"I guarantee you that my contract will be like no other," said Ortiz, who wouldn't reveal the specifics of the proposed deal but was still fielding calls from rival promotions EliteXC and the American Fight League on Tuesday. "It will be a ground-breaking record contract for sure, without a doubt. There's so much money to be made right now in mixed martial arts and it's all about the fighters trying to make that money. It's going to be a long-term deal where I put my heart and soul into the company and help build them. That's something I'm interested in doing. They're going to bring me on, not just as a fighter but also doing some of the back work also."
Ortiz, who became a free agent on Monday after an 11-year career with Ultimate Fighting Championship, said he planned to meet with Affliction stakeholder Donald Trump on Tuesday to work out the details of the deal and if signed would face Renato "Babalu" Sobral in his first match outside the UFC in October.
"Babalu has been in my crosshairs," Ortiz said. "He's already been talking smack, saying if he sees me he's going to kick my ass, but right on if he keeps thinking that. He'll get his face caved in sooner or later. I know Frank Shamrock is another person who's been opening up his mouth. He beat me the last time we fought and I think that would be a great revenge fight where I kick his ass and finally shut him up. As time goes we'll see who Affliction signs besides me. I don't know. I might even go up to heavyweight if the bigger pay days are there."
Ortiz attended Affliction's first card, on July 19 in Anaheim, and has been in contact with Trump since his last fight in the UFC about the possibility of joining Affliction after the two forged a friendship during Ortiz's stint on The Celebrity Apprentice.
"Mr. Trump works fast and gets busy in a lot of the things he does and he's going to give me the best deal possible," said Ortiz. "I know they want to make some money and I know they got over 100,000 pay-per-view buys on their first show and with me it's guaranteed to be over 500,000 pay-per-view buys just by the number of fans that are going to follow me no matter where I go so they're going to get there money's worth just in pay-per-view no matter what."
Trump addressed the possibility of Ortiz joining Affliction last month in a conference call with reporters.
"I think Tito is terrific," said Trump. "He not only was a nice guy and very different from the way he is in the ring, he was really talented, really smart, and yes, I think he likes me a lot. And I like him a lot. That doesn't mean he signed a contract [with Affliction], but I think Tito would love to deal with us."
Ortiz's deal was structured in a way that would make it impossible for the UFC to match, as they contractually have that right to do so. However, UFC President Dana White, with whom Ortiz has had an ongoing feud for the past five years, said that there would be no bidding war and that he wouldn't even match an offer if Ortiz was paid "$30 a fight."
"They have the right to match the offer, so I'll be getting a deal that no other fighter has ever gotten. It's going to be some ground-breaking news for sure," he said. "I'm going to a company that's going to take care of me, a company that's going to respect me, a company that's going to put me in the forefront and make me the ambassador that I've always been. I think Mr. Trump respects me at that value to get it. My heart's not with the UFC anymore because of how bad they treated me. They don't respect me and they don't see me as a businessman. All they think is that I'm a punk fighter that's going to fold, and I've already proven that I'm not going to fold to anything by not resigning with them."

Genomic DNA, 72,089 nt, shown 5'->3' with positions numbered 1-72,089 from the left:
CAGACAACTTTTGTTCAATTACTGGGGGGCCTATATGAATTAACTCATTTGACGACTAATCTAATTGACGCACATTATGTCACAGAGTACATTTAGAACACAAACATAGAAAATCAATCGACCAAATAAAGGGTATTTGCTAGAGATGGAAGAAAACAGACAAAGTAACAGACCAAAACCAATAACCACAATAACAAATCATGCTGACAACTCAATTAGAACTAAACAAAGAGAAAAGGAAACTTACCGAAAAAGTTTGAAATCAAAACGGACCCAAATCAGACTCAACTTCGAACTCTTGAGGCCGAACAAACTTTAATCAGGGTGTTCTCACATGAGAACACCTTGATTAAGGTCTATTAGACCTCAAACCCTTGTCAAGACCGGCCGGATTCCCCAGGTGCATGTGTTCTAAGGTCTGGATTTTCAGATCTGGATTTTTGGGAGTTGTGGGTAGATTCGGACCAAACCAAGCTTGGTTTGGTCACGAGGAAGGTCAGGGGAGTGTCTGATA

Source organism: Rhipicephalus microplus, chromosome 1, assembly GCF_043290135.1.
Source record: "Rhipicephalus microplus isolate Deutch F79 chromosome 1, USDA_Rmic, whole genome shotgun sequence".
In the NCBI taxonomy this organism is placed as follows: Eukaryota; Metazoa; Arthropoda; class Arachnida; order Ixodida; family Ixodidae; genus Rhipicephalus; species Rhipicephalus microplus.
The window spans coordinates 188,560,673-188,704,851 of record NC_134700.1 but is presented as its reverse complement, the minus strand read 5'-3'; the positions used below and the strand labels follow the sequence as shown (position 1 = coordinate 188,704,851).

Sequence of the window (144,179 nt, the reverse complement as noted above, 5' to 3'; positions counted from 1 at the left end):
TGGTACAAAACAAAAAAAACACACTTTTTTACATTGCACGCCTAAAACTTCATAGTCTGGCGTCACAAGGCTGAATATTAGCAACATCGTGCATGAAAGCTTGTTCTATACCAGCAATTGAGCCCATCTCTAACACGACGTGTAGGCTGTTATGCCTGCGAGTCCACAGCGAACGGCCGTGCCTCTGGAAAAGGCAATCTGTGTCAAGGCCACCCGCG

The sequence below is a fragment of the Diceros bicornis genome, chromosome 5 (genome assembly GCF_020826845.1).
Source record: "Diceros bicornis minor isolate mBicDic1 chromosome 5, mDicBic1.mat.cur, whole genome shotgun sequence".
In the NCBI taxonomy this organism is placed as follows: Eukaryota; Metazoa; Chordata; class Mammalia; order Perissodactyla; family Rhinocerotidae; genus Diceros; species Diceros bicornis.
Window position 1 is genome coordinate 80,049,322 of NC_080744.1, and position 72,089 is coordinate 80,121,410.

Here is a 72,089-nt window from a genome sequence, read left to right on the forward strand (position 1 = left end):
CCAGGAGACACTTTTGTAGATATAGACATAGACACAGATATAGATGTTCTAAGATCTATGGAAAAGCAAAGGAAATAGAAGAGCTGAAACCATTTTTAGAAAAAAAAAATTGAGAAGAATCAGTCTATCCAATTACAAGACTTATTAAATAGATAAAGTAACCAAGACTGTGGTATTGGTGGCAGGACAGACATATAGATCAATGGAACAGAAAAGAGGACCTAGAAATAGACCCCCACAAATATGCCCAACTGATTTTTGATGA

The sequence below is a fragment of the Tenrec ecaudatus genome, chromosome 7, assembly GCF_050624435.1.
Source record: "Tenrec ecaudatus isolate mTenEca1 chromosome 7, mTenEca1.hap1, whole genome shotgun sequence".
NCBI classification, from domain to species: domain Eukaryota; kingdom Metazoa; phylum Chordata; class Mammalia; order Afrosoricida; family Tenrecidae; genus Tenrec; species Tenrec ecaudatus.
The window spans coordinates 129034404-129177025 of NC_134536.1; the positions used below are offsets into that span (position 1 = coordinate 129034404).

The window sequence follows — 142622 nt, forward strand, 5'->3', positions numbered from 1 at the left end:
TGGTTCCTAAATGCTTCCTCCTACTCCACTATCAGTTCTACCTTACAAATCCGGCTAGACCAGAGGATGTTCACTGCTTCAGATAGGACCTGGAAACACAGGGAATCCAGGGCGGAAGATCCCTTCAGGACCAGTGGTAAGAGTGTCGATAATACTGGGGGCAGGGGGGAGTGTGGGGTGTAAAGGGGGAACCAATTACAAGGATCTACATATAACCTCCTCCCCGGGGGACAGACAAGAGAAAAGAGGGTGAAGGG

Trump made his first play for Ortiz after his last fight in the UFC, a unanimous decision loss to Lyoto Machida on May 24 -- Ortiz's second loss in three fights to extend his winless mark to nearly two years. His last win in the Octagon was on Oct. 10, 2006, a TKO victory over Ken Shamrock.
"We talked a little bit about [Trump getting involved in MMA] when I was on the show," Ortiz said. "I know he did a couple things with WWE and a few boxing events and after the show he said, 'One day, I may be interested in getting into your business and I want to sign you' and that's pretty much where it was until he signed with Affliction and once he signed with Affliction I got a personal call from him saying he was going to come to my last fight in the UFC and support me and after my fight was over he walked up to me and said, 'Tito you may have lost tonight, but you won in my eyes no matter what. I just signed with Affliction and we want to sign you next.' He sees the power that I have and he's going to respect me for it."
With big names such as Ortiz, Randy Couture, Fedor Emelianenko and TimSylvia giving credibility to Affliction combined with the financial backing and business savvy of Trump, Ortiz believes it's only a matter of time before Affliction makes the UFC, and White in particular, regret not giving the fighters a bigger cut of the profits when they had the chance to.
"Mr. Trump sees it as a business and no more than that," said Ortiz. "He understands that and there's nothing personal to it at all and that's what the UFC has problem with. The UFC takes the work they do very, very personal and in any business once you let your personal feelings get involved with it everything goes to [crap]. Mr. Trump is a strict businessman who respects the fighters. This is going to be one of the biggest losses [the UFC] has ever had to date and one of the worst mistakes they've ever made."